At 5:30 a.m., we come to the conclusion that our climbing mission is over. If we don’t move, the monsoon won’t let us. It is time to pack up and fight/flee our way down. As I mine for buried tent stakes, I measure over three feet of snow. It is still snowing, hard. The soupy light is so flat, I get disoriented when I stand. The call of the snowcock is absent. Everything is absent except snow.
Having grown up in the Rocky Mountains and spent the majority of my life in snowy environs, I’m dumbfounded. I’ve never seen such a surge of frozen moisture before, ever.
Over the next six hours we posthole through thigh-deep, concrete-like snow, straining under oversize loads. Our climbing ropes remain behind—too heavy for a single load. We mark their location with GPS coordinates, optimistically hoping someone can find them later. In ten hours, we make just three miles to Advance Base Camp. Our third tent is completely buried, hidden. Dave, who has guided all seven summits and stood atop Everest six times, says it is the “most worked he has been in a long time.” I can barely smile at the comment. I’m shattered.
We reach Base Camp the following night. I’m so tired I can barely eat. And two days later we reach the rustic ashram of Silent Baba, a sadhu who hasn’t spoken in seven years—his form of reverence to Ma Ganga. His tiny structure sits at 14,200 feet, in the shadow of the Bhagirathi, Meru, and Shivling, some of the most stunning peaks I’ve witnessed. Wild ibex linger in the meadows beyond his stone sanctuary. Baba serves us homemade chai and we sit in silence, watching the mountains, grateful we aren’t stranded.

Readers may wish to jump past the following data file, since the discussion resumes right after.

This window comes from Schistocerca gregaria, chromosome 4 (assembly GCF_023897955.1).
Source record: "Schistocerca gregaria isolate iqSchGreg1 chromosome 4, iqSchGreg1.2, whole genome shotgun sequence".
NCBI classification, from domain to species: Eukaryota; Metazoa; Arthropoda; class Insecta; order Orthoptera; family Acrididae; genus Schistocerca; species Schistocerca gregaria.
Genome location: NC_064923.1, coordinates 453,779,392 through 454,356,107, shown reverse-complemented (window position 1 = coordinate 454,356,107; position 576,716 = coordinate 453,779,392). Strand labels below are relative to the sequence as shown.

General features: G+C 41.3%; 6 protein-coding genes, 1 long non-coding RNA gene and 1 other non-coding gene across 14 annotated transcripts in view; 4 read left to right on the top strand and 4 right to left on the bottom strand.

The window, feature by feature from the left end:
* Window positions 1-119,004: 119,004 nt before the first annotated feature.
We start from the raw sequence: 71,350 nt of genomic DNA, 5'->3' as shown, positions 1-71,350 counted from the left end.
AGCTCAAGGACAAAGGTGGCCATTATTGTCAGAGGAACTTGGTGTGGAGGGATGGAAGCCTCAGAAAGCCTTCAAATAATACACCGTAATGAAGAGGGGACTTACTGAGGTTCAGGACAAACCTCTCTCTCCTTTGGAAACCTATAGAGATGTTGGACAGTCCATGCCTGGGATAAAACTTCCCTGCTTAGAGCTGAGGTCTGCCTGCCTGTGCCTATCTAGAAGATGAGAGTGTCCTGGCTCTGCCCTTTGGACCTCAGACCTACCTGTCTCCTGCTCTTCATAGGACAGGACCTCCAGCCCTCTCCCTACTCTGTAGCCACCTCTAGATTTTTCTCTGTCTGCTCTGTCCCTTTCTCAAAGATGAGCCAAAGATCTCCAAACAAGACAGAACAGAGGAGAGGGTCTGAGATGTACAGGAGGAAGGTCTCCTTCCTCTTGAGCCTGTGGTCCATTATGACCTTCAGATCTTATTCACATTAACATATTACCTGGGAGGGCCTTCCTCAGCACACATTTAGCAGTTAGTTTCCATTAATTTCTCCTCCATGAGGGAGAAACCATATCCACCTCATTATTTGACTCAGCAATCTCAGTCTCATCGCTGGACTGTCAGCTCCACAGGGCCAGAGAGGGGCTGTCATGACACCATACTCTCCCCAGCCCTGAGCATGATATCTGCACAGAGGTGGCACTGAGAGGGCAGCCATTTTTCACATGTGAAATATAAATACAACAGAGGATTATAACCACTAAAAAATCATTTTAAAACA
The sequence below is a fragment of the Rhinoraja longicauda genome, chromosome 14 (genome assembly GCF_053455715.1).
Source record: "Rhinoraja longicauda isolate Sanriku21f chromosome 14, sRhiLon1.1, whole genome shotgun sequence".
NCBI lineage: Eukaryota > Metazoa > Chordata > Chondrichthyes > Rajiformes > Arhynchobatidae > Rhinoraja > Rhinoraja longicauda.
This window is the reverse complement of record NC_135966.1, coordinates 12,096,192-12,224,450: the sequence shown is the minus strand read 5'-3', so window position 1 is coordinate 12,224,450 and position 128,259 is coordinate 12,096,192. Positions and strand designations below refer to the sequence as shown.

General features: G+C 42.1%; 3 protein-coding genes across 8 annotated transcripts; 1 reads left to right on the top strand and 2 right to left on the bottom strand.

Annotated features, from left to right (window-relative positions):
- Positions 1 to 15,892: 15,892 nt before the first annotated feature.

Slightly defeated by our abandoned climb, we push downstream past Gaumukh, “the cow’s mouth,” where the Ganges pours out beneath the collapsing foot of the Gangotri Glacier. This transition of ice to river is spiritually powerful and many Hindu pilgrimage here. The exact location, however, is moving upstream at roughly 60 feet a year—the hand of climate change at work.
Then, suddenly, after weeks on foot, we return to the wheeled travel of 4x4s and move downstream through the scoured canyons of a gravity-fueled river. The roads that were washed out when we came in are now repaired, barely. “It feels like we are driving on a sandcastle,” says Dave.
When we enter the lower foothills, the power of the Ganges visibly stops. Stretched before us is the Tehri Dam and reservoir, one of the largest and most controversial hydroelectric projects in the world. To quench a growing thirst for electricity, the Tehri project submerged 40 villages and physically stopped Lord Shiva’s flow.
The sacred headwaters are clearly behind us. Time to start looking downstream.
Next: Do you know where your shoes come from? Industry on the Banks: Deep Inside Kanpur’s Tanneries
The Ganges River expedition was made possible with funding from Microsoft, Eddie Bauer, National Geographic Society’s Expeditions Council, Ambuja Cement India, and Hach Hyrdolab. The full expedition team includes photographer and videographer Pete McBride, videographers and professional climbers Jake Norton and Dave Morton, and second camera Ashley Mosher.